Funding MIA for Sydney Modern?
By Michael Young
On March 6, Sydney’s Art Gallery of New South Wales (AGNSW) announced plans to transform the museum into a global institution, doubling its exhibition space and dramatically expanding its collection. The Gallery aims to complete the project by 2021, in time to celebrate its 150th anniversary. Although forthcoming in its vision, AGNSW has remained silent on the project's funding.
“[The Gallery] is woefully ill-equipped for the 21st century and lags well behind its peers,” said Stephen Lowy, president of the Gallery’s board of trustees, who was accompanied at the press conference by newly arrived director Michael Brand. To remedy the situation, AGNSW proposes expanding northward into land near the popular Royal Botanic Garden and Mrs. Macquarie’s Chair, a historic landmark that sits on a rocky outcrop overlooking the harbor.
A name change might also be in the cards. "Sydney Modern" is the working title that “captures the essence,” according to Lowy, of what the Gallery's directors hope to achieve with the transformation.
Initial calculations, published last October in a New South Wales infrastructure report, estimate that the project will cost AUD 400 million. At the press conference, however, Lowy avoided a discussion of financial matters, insisting: “Today is about the vision.”
Three weeks from the launch of the program, however, no money—state, federal or private—has been pledged.
The NSW minister for the arts has issued an official statement that the government “cannot guarantee funding,” though it encourages the Gallery to “conduct the appropriate feasibility studies and then possibly progress to initial design.” Similarly, the board of trustees at the AGNSW has not made any immediate financial commitment.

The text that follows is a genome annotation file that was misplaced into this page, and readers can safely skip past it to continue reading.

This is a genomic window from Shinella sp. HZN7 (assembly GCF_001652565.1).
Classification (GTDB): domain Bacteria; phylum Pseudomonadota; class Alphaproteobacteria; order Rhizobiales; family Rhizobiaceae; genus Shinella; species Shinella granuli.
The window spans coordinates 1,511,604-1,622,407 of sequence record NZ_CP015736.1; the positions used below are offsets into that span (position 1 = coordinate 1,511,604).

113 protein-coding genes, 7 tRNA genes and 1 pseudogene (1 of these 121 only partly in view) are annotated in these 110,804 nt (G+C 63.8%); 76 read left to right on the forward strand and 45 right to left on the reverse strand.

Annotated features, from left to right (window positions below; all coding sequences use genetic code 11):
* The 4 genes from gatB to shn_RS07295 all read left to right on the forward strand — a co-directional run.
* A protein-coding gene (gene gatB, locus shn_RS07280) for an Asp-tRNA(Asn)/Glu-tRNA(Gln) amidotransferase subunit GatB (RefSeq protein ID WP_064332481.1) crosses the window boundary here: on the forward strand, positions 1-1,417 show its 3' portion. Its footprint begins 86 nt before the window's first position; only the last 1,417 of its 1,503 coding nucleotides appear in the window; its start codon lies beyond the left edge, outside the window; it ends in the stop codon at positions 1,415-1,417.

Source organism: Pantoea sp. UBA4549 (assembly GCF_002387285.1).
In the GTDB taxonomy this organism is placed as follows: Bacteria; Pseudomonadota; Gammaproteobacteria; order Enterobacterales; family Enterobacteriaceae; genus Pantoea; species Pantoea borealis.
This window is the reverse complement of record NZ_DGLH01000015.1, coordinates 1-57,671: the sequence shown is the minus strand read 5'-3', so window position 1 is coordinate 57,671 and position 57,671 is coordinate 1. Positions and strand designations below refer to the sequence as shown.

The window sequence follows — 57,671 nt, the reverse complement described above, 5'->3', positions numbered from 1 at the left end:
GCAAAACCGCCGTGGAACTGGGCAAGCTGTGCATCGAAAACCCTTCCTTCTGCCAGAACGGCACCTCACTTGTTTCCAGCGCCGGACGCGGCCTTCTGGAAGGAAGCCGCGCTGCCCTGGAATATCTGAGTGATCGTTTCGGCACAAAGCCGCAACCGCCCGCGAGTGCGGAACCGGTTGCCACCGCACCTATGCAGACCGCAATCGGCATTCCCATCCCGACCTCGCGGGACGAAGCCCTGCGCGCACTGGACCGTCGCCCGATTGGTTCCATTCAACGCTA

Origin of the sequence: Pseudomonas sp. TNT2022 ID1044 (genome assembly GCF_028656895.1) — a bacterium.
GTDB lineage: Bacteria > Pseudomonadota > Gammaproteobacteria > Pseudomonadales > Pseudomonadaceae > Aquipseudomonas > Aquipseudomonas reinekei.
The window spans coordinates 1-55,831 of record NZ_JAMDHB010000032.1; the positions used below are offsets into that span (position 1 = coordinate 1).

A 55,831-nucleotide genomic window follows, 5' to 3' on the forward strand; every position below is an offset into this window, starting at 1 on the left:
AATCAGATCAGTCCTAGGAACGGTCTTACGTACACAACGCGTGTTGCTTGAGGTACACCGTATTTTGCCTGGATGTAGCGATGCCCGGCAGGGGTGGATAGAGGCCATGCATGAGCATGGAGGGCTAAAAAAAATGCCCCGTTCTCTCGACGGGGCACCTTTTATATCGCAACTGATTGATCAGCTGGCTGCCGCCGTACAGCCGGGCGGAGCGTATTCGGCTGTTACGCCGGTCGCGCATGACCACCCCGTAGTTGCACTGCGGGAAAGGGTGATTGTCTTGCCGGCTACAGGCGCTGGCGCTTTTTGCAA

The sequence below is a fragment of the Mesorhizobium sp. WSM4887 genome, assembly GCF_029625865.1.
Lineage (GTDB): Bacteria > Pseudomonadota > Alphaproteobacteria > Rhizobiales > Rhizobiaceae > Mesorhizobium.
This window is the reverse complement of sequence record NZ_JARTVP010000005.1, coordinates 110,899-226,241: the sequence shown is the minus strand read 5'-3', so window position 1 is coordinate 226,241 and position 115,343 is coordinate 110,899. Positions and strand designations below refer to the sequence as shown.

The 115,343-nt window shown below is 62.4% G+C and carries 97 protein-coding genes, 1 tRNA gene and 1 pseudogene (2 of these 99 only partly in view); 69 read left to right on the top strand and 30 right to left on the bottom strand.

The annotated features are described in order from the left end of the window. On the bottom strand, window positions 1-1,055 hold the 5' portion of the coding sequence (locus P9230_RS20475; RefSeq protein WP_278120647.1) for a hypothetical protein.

Simon Mordant, one of Sydney’s most high profile and generous philanthropists, expressed disappointment in The Australian that the trustees of AGNSW had not presented a financial plan alongside the blueprint.
Martin Browne, Sydney gallery owner, endorsed Mordant's view and was surprised that the AGNSW trustees “selectively and individually did not stump up any seed funding,” which is estimated at AUD 5 million.
AGNSW trustee David Baffsky showed less concern over such fiscal matters. “There is plenty of money around for a project like this. Funding is really a side issue. We don’t even have a project yet. What we are trying to do is follow a logical process of scoping out what we really need, then going to costs, then design.”
In an interview this week, Brand agreed that “this is a very ambitious project,” but was quick to note that its scale is comparable to overseas projects.“Sydney is a global city and we have to behave like a global institution.” Brand comes to AGNSW with a good track record for raising funds—bringing USD 125 million to Virginia Museum of Fine Art in the early 2000s—and remains optimistic about future financing.